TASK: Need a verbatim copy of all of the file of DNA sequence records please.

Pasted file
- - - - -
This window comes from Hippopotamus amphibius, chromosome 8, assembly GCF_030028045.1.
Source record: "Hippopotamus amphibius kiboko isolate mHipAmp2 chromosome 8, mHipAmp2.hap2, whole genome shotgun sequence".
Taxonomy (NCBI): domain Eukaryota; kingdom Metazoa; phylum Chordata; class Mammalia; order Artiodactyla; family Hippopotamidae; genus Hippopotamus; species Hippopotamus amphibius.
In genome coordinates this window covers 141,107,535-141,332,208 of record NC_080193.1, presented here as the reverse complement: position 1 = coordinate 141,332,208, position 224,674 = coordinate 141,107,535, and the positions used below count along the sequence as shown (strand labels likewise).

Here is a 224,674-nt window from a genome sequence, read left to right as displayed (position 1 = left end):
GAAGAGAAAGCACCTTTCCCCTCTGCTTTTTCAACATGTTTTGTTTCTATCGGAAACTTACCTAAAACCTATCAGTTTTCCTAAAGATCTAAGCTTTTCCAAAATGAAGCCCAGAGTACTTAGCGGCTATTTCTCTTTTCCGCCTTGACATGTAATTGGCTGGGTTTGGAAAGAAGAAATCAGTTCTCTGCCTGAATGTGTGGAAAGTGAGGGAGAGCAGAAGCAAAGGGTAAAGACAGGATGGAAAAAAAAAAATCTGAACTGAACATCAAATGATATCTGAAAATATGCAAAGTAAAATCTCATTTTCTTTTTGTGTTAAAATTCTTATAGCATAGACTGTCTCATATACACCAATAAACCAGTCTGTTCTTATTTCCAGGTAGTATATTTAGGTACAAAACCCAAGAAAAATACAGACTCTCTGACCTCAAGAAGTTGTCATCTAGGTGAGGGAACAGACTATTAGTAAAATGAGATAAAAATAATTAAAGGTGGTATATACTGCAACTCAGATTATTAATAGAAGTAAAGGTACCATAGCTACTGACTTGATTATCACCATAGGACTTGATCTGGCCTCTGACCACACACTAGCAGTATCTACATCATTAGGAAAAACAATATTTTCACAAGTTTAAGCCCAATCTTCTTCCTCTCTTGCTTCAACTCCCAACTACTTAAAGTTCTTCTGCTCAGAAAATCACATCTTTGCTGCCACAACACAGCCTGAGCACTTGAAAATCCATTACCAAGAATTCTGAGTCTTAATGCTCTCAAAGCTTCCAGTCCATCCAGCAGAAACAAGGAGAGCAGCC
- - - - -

This window comes from Hippopotamus amphibius, chromosome 8, assembly GCF_030028045.1.
Source record: "Hippopotamus amphibius kiboko isolate mHipAmp2 chromosome 8, mHipAmp2.hap2, whole genome shotgun sequence".
Taxonomy (NCBI): domain Eukaryota; kingdom Metazoa; phylum Chordata; class Mammalia; order Artiodactyla; family Hippopotamidae; genus Hippopotamus; species Hippopotamus amphibius.
In genome coordinates this window covers 141,107,535-141,332,208 of record NC_080193.1, presented here as the reverse complement: position 1 = coordinate 141,332,208, position 224,674 = coordinate 141,107,535, and the positions used below count along the sequence as shown (strand labels likewise).

Here is a 224,674-nt window from a genome sequence, read left to right as displayed (position 1 = left end):
GAAGAGAAAGCACCTTTCCCCTCTGCTTTTTCAACATGTTTTGTTTCTATCGGAAACTTACCTAAAACCTATCAGTTTTCCTAAAGATCTAAGCTTTTCCAAAATGAAGCCCAGAGTACTTAGCGGCTATTTCTCTTTTCCGCCTTGACATGTAATTGGCTGGGTTTGGAAAGAAGAAATCAGTTCTCTGCCTGAATGTGTGGAAAGTGAGGGAGAGCAGAAGCAAAGGGTAAAGACAGGATGGAAAAAAAAAAATCTGAACTGAACATCAAATGATATCTGAAAATATGCAAAGTAAAATCTCATTTTCTTTTTGTGTTAAAATTCTTATAGCATAGACTGTCTCATATACACCAATAAACCAGTCTGTTCTTATTTCCAGGTAGTATATTTAGGTACAAAACCCAAGAAAAATACAGACTCTCTGACCTCAAGAAGTTGTCATCTAGGTGAGGGAACAGACTATTAGTAAAATGAGATAAAAATAATTAAAGGTGGTATATACTGCAACTCAGATTATTAATAGAAGTAAAGGTACCATAGCTACTGACTTGATTATCACCATAGGACTTGATCTGGCCTCTGACCACACACTAGCAGTATCTACATCATTAGGAAAAACAATATTTTCACAAGTTTAAGCCCAATCTTCTTCCTCTCTTGCTTCAACTCCCAACTACTTAAAGTTCTTCTGCTCAGAAAATCACATCTTTGCTGCCACAACACAGCCTGAGCACTTGAAAATCCATTACCAAGAATTCTGAGTCTTAATGCTCTCAAAGCTTCCAGTCCATCCAGCAGAAACAAGGAGAGCAGCC